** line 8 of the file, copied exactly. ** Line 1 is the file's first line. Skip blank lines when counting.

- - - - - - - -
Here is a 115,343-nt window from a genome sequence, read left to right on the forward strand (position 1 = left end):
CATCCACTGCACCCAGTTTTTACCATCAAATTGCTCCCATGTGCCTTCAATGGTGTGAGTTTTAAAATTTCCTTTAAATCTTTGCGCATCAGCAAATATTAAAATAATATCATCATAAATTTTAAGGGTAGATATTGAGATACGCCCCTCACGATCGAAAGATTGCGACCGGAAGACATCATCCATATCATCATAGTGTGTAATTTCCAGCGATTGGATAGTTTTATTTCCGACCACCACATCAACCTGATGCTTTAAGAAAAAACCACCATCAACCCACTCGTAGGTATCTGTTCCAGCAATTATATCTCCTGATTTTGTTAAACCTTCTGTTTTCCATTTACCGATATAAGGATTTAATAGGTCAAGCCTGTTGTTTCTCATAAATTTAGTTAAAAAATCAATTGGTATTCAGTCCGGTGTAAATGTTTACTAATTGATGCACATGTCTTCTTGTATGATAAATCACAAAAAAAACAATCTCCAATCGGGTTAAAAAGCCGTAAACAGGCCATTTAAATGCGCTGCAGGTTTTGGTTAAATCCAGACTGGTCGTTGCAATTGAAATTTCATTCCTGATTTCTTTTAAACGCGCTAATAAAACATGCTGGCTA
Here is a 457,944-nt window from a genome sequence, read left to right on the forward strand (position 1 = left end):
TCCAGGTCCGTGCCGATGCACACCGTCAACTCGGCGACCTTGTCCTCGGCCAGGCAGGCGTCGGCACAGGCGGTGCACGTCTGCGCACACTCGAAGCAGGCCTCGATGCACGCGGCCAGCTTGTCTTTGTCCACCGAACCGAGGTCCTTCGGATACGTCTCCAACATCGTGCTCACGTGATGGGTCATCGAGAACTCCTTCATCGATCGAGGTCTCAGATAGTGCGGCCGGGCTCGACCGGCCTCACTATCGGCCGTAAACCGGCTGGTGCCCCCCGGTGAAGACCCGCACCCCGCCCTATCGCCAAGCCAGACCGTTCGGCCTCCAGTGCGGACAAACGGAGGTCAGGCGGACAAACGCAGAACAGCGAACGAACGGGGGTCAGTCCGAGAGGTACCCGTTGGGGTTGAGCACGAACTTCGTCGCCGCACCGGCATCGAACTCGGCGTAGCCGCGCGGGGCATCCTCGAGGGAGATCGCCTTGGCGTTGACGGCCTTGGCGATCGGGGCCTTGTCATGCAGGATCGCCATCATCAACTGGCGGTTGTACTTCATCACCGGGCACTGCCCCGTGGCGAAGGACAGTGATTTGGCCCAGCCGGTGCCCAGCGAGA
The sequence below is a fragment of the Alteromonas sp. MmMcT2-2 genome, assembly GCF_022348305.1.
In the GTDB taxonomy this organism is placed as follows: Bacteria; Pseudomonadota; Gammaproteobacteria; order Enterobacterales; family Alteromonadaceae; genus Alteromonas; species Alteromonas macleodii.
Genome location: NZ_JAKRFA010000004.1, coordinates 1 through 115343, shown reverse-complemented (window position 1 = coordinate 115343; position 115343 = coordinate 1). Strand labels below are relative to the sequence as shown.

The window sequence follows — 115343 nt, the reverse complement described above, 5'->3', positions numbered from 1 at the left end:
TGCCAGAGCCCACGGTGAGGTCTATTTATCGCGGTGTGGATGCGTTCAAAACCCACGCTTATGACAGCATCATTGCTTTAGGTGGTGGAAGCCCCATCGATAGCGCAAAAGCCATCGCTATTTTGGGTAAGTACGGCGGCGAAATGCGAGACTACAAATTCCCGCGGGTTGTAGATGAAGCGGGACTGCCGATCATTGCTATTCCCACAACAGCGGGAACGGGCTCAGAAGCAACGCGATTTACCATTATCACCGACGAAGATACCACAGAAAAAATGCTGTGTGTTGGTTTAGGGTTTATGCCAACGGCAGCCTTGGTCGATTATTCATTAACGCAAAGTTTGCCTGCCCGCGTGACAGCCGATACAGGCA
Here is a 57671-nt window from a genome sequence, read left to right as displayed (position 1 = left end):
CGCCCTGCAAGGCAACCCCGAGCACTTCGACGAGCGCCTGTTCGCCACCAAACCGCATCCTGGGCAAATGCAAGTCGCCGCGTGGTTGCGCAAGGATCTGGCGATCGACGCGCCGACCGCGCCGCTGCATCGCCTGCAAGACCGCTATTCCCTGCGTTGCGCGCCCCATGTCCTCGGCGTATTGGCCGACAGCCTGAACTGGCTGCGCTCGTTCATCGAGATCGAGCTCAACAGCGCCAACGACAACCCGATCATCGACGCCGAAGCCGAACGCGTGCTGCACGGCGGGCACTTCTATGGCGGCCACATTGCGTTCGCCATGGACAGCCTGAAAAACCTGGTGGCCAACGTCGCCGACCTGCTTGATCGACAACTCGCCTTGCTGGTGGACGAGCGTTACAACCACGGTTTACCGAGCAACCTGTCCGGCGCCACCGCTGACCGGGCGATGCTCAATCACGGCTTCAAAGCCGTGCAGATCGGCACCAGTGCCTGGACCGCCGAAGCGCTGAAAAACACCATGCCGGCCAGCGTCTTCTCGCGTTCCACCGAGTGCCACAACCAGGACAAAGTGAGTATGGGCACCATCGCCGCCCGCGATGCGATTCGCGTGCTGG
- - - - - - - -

The window sequence follows — 115343 nt, the reverse complement described above, 5'->3', positions numbered from 1 at the left end: